How to Prevent Identity Theft, Part 2

More tips and tools to prevent identity theft and stay safe from cyber crime.

Laura Adams, MBA
5-minute read
Episode #122

This article is part two in my series on how to prevent identity theft and stay safe from cyber crime. Read that article for more on how to protect your personal information so you stay stafe from identity theft.

Online Scams to Avoid

Some of the most successful online scams have been accomplished by e-mail that appears to be from well-known companies such as eBay, Bank of America, or PayPal, for example. The scammers like to go phishing with recognized company names and logos because they know it gives their bait an extra dose of credibility. But the reality is that no reputable company should send you an e-mail asking for your confidential information.

Many thriving scams are surprisingly silly. I’m sure everyone has received an urgent e-mail from someone in Nigeria who desperately needs your bank account information to wire you a couple million dollars. Give me a break! That’s the classic Nigerian Advance Fee Fraud, also known as the “4-1-9” Fraud. I still get a couple of these bizarre messages each month and they just make me laugh. Any e-mail I get that begins with “Dear Gentlemen” goes straight in the trash!

Other Common Online Scams

Some other common fraud schemes come in the form of chain letters, fake charity e-mails, and even a rip-off that appears to be from the government. That one takes your credit card number and charges you for a Social Security report that’s actually free! The lesson is that we all need to be highly suspicious and skeptical of anyone who comes knocking on our online door. The “stranger danger” motto that we teach children, works well in the virtual world too. Never click on any link or download files or programs from strangers. They could contain spy-ware or viruses meant to harm your files or jeopardize your online security.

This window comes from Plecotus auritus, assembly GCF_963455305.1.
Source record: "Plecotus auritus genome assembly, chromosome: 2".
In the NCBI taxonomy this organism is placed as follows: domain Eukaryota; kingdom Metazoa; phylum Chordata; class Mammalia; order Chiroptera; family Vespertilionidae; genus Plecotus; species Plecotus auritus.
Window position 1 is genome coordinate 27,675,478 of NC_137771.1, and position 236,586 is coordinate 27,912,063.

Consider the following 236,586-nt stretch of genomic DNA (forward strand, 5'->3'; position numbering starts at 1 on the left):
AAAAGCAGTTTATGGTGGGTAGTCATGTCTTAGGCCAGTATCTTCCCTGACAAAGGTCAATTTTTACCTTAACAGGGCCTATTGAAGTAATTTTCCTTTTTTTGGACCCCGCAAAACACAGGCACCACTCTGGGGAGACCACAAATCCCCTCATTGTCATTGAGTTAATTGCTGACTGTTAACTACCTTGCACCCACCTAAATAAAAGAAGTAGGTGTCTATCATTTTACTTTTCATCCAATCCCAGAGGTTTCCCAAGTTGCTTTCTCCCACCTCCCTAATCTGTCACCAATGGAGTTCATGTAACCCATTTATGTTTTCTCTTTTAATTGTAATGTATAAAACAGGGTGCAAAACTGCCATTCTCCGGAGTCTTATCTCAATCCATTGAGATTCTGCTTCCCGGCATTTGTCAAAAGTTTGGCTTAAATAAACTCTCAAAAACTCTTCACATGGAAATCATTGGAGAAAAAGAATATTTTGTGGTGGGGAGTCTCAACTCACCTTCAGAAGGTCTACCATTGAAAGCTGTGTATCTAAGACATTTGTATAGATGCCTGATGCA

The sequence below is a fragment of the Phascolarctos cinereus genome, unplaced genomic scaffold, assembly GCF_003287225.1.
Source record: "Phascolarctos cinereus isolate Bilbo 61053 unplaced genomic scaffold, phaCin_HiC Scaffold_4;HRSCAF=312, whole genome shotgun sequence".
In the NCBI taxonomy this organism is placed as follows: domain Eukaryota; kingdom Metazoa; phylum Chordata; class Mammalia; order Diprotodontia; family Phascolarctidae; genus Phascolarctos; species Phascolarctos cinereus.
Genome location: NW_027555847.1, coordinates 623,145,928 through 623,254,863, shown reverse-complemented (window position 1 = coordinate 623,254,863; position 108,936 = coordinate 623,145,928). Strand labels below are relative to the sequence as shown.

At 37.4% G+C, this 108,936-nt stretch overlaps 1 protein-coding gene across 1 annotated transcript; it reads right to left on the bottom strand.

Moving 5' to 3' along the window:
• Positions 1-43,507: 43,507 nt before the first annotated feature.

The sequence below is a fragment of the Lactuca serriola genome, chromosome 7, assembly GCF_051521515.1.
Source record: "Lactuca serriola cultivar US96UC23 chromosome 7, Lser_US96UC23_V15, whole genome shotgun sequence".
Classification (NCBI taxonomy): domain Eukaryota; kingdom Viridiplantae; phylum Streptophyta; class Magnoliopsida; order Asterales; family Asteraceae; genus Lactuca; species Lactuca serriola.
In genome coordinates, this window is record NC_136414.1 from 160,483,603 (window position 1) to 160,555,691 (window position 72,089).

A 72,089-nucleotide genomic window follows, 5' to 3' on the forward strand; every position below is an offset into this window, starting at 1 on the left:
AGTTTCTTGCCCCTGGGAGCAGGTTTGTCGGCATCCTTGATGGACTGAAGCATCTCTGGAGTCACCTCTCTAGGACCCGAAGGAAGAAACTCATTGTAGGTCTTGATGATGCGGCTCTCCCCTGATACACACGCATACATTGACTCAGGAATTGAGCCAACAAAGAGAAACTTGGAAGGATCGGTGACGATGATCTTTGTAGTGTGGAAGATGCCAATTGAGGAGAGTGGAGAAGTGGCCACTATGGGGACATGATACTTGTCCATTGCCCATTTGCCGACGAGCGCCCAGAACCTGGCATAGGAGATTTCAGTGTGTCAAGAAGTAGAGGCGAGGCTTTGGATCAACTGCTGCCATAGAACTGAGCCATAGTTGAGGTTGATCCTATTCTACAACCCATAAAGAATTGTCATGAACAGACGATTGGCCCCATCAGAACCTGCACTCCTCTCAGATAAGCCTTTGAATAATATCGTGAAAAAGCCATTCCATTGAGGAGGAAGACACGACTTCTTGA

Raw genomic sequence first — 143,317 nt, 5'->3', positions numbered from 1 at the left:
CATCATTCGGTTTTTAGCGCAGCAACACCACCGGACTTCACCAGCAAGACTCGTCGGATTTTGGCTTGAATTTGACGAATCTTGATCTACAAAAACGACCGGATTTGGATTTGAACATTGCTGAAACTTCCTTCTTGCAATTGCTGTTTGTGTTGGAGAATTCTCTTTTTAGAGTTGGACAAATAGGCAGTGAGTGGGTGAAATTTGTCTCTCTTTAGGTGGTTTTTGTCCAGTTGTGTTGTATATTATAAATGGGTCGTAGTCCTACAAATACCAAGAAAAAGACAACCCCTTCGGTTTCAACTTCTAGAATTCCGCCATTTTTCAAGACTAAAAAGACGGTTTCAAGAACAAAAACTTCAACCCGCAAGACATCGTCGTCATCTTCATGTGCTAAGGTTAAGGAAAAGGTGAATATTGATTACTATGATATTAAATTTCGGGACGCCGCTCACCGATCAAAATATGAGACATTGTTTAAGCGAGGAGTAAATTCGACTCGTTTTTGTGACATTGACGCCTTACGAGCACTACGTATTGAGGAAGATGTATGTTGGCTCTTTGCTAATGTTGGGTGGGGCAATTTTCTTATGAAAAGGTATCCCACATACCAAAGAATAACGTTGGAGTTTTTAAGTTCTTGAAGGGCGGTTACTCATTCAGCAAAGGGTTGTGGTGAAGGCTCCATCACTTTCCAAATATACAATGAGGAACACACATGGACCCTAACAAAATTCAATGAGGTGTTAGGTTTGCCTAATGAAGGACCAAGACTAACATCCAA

If you have even a smidgen of doubt—here’s another good motto—“just delete it.” If you want to check an account or follow up on an e-mail offer, go directly to the company website instead of clicking on a hyperlink. So remember, if you get an e-mail from anyone asking for your confidential information—from your social security number to your address to your credit card numbers—delete, delete, delete!

How to Prevent Identity Theft

If a thief does get your personal information and opens an account in your name, it should show up on your credit report. That’s why it’s important to view your reports at each of the three major credit bureaus—Equifax, TransUnion, and Experian—on a periodic basis. U.S. federal law gives you the right to see each of them for no charge once a year. You can view and print them at annualcreditreport.com. If you find any discrepancies, be sure to report them right away.


About the Author

Laura Adams, MBA

Laura Adams received an MBA from the University of Florida. She's an award-winning personal finance author, speaker, and consumer advocate who is a frequent, trusted source for the national media. Money-Smart Solopreneur: A Personal Finance System for Freelancers, Entrepreneurs, and Side-Hustlers is her newest title. Laura's previous book, Debt-Free Blueprint: How to Get Out of Debt and Build a Financial Life You Love, was an Amazon #1 New Release. Do you have a money question? Call the Money Girl listener line at 302-364-0308. Your question could be featured on the show.